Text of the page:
March 26 marked the beginning of the end for the storied 14-year litigation concerning Northwestern Mutual Life Insurance Pre-MN annuities when the Eastern District of Wisconsin granted preliminary approval of a proposed class action settlement in LaPlant v. Northwestern Mutual Life Insurance Company.
Plaintiffs in LaPlant alleged that, starting in 1985, Northwestern Mutual changed its dividend calculation methodology so that the amount of dividends credited to the class annuity accounts would be based on interest earned on "short-term bonds exclusively and secretly chosen by" the company, rather than on the purported contractually-required "share of Northwestern’s annual profits or ‘divisible surplus’" basis. If the settlement is ultimately approved by the federal judiciary, those who terminated or annuitized their policies prior to 1994, which is estimated to be over half of the 33,000 annuitant class members, will each be eligible for $250. The remaining $84 million fund, minus fees and costs, will be available for the rest of the class members, based on each annuity’s average net cash value and number of years the annuity was held.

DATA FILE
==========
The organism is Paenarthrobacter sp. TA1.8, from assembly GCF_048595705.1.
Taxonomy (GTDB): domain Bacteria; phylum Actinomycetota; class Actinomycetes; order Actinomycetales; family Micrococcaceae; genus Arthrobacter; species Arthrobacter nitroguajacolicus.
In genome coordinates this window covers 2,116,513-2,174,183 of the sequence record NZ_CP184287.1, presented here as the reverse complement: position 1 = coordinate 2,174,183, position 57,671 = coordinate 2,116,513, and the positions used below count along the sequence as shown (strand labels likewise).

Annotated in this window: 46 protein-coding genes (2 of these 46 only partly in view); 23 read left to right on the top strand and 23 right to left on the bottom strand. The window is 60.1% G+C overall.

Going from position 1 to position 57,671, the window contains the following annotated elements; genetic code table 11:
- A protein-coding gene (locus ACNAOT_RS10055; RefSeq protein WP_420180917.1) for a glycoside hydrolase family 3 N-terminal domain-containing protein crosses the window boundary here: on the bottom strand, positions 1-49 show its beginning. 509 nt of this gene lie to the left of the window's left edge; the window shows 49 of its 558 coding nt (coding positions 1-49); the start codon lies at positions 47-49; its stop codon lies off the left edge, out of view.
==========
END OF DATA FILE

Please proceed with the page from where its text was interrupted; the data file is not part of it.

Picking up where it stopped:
LaPlant is not the first attempt by class counsel to recover funds from the company regarding this alleged change. In Noonan v. Northwestern Mutual Life Insurance Company, a 2001 Wisconsin state court case, class certification status was denied, a result affirmed by the Court of Appeals of Wisconsin in 2006. Nevertheless, Noonanremains pending as a stayed individual action. Cases brought by class counsel against Northwestern Mutual in Florida, California, and Washington also remain pending and will be dismissed if the settlement is ultimately approved.
A hearing on the proposed settlement is scheduled for August 21, 2015.